Saturday, October 31, 2009

sleeping and waking

We were all pretty tired when we got home from NCI. I, for one, had been running on only four hours' sleep. I fixed lunch for the parents, checked out Mom's feet (slightly swollen at the time I checked, but not as bad as on other days), and rotated her so that she could stretch out on the couch and take a nap. I placed a blanket next to her, telling her in Korean that she didn't have to use it if she didn't want to. She wordlessly took the blanket and covered herself with it. I bagged up the stray food in the kitchen, sleepily typed up the previous blog entry, then headed downstairs for a nap of my own. It might have been a dangerous thing to do: Dad was napping at the time as well. There was almost certainly a period when all three of us were sleeping. I imagine Dad woke up first, since he had gone to sleep first, and also because he knew that Mom needed her afternoon/evening meds.

I napped until 8PM, and woke with a "Damn!" when I realized the time. I went upstairs and asked Dad whether he'd taken care of dinner. He had: I'd made a huge amount of super-proteinated soup* for Mom at lunch, and he microwaved a large bowl of it for Mom's dinner. For himself, he'd made a cold-cut sandwich.

I admit that part of the reason I slept so long is that I was depressed. The news about Mom's third tumor, which didn't respond at all to the Avastin, was hard to take. I was happy to hear that the "main area of the cancer," as Dr. Iwamoto had put it, had responded so well to treatment, but those tumors had both been kicked in the teeth by surgery and in-tandem radio- and chemotherapy. The third neoplasm is apparently a law unto itself, and I have yet to research the effectiveness of carboplatin, the drug that Mom's supposed to start next week. Carboplatin worries me because it depresses blood count, something that other meds in Mom's current arsenal also do. The potential for infection continues to rise, and Mom's thrush isn't a good sign.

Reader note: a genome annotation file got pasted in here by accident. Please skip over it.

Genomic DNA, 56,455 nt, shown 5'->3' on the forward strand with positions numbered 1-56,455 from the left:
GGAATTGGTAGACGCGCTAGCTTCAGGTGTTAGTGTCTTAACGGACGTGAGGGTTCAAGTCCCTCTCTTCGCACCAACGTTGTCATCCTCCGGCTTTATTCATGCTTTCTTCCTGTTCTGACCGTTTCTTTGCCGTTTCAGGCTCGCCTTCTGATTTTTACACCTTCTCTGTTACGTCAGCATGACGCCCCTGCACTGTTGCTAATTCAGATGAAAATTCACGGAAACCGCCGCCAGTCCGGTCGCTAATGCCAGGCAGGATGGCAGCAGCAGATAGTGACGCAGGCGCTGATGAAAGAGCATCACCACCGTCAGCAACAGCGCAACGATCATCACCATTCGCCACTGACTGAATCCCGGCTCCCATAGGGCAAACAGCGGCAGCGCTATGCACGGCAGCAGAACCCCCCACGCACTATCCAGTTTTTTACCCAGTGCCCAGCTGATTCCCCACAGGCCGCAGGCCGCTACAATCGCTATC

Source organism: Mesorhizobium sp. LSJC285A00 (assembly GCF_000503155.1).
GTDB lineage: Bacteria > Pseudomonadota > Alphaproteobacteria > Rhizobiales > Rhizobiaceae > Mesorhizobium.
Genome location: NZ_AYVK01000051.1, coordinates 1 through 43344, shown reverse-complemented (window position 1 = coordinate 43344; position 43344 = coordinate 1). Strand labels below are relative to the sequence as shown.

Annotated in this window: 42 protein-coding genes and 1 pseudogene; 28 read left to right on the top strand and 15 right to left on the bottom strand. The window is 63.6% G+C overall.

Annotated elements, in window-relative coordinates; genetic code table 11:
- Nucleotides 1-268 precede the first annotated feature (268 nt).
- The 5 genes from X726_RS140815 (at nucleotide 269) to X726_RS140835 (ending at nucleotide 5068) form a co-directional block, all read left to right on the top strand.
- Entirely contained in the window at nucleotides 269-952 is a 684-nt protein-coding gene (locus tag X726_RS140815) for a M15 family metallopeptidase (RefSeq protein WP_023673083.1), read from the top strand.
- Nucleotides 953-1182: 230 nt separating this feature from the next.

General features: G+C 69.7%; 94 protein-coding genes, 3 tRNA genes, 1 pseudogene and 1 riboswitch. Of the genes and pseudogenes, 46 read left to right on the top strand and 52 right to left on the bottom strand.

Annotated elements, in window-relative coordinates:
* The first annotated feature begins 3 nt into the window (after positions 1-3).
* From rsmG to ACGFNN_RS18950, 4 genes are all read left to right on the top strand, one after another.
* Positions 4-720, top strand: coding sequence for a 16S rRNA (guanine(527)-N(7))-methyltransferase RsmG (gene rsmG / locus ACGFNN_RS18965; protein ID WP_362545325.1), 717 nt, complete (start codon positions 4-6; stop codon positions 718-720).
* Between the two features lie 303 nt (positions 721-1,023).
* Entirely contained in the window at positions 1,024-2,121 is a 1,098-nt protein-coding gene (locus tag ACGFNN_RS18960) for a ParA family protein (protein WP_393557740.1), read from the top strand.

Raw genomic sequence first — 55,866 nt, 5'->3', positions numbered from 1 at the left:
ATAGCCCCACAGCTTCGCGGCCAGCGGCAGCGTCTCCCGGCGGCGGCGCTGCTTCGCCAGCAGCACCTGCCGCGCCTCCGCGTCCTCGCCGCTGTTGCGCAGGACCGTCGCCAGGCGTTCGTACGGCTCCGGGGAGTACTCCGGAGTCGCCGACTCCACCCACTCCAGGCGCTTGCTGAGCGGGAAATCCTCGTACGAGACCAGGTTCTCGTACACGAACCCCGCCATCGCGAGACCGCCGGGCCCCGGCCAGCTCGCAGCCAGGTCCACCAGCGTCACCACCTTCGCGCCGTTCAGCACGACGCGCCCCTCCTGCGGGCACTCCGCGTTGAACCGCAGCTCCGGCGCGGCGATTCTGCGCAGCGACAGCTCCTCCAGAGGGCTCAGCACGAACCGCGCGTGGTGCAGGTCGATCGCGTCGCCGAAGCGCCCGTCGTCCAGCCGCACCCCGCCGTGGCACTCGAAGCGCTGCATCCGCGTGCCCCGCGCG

I've been staying away from Mom lately because of my various illnesses-- the waning bronchitis (which might not be waning) and the new cold-like symptoms. Before I hug her good-night, I give my hands a thorough washing, despite knowing that that might not be enough to protect Mom. But what else can I do? Should I be wearing a biohazard suit, stepping into and out of disinfectant showers every time I have to get near Mom? How realistic is that? For now, I try to keep away from Mom, and when I have to be near her for some reason, such as to serve her food, I try not to linger. At the hospital, I held her hand while we were in the waiting room, but only after slathering on some of the cancer center's ubiquitous antibacterial lotion. I miss sitting with Mom and just holding her hand. She responds so well to people's touch; it seems cruel to deprive her of something she loves.

But I still break protocol to give Mom her good-night hug. Tonight, I came upstairs just as Mom was crawling slowly into bed; she settled in, I washed my hands, then I leaned over and hugged her good night. She squeezed me back, and I was thankful it was dark. That way, she couldn't see the tears in my eyes.





*It's a miso-based soup with seaweed, lots of tofu, and soybean sprouts, with a few eggs tossed in for good measure. I had made enough to last Mom several meals.


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3 comments:

sonagi92 said...

Terribly sorry to hear of your mom's illness. I wish your family strength as you support your mother through this experience. If you are concerned about passing a respiratory infection like bronchitis, you might wear a mask with a respirator, available in the pharmacy section of Walmart and other major retailers. Masks with respirators were effective in protecting Chinese medical workers caring for SARS patients. Ordinary masks were not as effective in blocking airborne viruses like the one that causes SARS.

Kevin Kim said...

Thanks, Sonagi. Yes, that's good advice: I've been using an N95 respirator mask for just that reason.


Kevin

Maven said...

Still here. Still caring and reading.

Re: Thrush...

Folks who take antibiotics, or who have insulin resistance problems (like myself) are prone to it, too.

I find that trying to get probiotics into the body (i.e., yogurt, kefir, kombucha) help balance the friendly flora.

Not sure if your mom is lactose intolerant or not, or if you'd be willing to consider adding it to her diet, but it might help control the thrush.

Keeping you all in my thoughts and prayers.